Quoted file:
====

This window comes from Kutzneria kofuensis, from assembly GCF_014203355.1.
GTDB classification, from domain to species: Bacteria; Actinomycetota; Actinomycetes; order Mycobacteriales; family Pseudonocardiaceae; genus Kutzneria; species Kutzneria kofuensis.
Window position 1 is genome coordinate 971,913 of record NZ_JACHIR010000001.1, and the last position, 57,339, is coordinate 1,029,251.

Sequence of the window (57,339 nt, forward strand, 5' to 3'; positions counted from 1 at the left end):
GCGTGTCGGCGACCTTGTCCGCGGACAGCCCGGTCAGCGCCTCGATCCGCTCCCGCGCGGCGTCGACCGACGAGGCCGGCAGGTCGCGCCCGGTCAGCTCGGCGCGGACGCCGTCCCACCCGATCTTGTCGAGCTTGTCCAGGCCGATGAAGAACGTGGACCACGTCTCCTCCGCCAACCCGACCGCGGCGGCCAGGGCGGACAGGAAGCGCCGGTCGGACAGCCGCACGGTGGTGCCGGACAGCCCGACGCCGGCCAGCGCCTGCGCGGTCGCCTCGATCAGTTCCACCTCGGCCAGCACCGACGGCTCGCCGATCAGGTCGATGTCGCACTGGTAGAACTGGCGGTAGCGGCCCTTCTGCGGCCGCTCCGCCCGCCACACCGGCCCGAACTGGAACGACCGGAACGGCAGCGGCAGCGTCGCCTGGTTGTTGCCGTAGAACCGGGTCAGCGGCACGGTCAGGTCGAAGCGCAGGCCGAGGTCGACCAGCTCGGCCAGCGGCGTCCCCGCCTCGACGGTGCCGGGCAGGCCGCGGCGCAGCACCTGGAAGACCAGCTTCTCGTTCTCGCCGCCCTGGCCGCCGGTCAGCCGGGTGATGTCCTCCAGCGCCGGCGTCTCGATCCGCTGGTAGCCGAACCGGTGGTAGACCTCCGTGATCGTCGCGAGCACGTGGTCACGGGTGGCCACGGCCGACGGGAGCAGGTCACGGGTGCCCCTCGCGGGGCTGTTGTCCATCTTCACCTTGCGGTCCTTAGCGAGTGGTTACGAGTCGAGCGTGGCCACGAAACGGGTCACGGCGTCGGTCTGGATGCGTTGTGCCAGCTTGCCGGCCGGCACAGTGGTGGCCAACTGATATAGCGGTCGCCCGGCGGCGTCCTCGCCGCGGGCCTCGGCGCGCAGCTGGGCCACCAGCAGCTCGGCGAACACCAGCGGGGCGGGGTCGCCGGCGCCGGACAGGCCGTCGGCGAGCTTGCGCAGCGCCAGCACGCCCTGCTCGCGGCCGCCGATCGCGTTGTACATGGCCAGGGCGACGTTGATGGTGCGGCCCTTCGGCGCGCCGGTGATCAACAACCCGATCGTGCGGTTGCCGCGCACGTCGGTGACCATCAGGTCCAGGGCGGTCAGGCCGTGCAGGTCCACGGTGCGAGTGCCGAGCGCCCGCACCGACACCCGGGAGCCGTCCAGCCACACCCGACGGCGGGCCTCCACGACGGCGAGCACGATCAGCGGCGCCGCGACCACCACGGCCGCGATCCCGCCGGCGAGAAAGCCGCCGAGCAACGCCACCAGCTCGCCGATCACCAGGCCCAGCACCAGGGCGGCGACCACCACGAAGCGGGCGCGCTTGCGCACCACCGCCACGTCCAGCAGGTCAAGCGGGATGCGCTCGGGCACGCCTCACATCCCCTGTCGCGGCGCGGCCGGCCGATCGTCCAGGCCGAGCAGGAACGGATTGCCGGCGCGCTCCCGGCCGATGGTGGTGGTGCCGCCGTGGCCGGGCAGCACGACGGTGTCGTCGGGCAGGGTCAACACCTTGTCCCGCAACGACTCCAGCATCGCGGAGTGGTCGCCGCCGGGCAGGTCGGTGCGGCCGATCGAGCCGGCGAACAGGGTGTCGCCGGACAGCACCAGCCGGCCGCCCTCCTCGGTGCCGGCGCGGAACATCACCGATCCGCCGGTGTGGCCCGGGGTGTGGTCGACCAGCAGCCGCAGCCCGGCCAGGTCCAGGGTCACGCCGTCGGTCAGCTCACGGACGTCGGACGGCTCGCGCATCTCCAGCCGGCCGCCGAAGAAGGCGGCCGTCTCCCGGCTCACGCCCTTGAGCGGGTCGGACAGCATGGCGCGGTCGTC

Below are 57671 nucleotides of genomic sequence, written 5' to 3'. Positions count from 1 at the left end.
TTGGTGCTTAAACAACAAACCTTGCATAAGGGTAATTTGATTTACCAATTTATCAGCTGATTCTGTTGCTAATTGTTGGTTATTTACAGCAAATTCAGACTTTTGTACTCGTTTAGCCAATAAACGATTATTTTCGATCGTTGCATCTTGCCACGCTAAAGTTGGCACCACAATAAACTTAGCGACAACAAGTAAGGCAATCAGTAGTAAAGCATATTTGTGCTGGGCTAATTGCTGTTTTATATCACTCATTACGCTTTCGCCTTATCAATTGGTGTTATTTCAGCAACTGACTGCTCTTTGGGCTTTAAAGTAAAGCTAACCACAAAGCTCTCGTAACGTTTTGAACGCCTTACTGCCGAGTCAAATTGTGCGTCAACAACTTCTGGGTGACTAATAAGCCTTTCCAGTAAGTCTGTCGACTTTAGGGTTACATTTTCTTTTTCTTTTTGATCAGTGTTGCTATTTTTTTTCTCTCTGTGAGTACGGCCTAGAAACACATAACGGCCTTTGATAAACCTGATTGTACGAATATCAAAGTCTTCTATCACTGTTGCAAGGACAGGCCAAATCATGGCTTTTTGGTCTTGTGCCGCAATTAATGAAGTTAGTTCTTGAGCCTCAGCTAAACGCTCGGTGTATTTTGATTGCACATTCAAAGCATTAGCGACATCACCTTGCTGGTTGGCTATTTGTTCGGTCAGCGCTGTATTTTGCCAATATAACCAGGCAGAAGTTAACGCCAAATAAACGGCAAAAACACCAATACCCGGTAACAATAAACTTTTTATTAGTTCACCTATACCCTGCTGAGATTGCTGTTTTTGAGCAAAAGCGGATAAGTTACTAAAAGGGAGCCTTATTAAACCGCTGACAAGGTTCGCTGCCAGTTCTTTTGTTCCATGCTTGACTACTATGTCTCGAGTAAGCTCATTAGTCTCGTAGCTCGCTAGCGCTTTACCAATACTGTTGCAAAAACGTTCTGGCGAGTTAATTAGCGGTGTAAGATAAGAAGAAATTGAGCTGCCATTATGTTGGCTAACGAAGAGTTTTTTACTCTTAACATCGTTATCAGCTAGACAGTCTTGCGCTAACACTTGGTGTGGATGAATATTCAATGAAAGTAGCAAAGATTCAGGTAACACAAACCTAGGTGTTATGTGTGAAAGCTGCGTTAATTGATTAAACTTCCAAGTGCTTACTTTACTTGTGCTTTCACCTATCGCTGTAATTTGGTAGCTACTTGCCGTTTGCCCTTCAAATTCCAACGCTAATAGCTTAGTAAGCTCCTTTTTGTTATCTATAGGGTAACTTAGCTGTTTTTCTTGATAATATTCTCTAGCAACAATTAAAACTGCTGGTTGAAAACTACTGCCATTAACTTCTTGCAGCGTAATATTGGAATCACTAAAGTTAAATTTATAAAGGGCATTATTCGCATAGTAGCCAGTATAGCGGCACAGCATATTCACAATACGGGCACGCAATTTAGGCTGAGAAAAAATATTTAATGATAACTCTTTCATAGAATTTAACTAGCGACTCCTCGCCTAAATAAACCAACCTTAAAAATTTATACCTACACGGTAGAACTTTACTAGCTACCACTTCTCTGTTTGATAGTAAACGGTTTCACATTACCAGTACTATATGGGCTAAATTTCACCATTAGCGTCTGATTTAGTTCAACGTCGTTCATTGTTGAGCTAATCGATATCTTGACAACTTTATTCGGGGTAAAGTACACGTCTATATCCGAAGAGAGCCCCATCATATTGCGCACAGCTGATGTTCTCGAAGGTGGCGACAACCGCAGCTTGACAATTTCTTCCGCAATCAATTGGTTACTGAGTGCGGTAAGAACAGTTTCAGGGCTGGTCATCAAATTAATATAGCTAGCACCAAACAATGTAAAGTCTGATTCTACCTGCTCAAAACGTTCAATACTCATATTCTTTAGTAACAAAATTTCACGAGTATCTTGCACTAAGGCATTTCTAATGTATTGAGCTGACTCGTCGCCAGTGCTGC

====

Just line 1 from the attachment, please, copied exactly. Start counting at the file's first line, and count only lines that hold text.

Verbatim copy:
This window comes from Kutzneria kofuensis, from assembly GCF_014203355.1.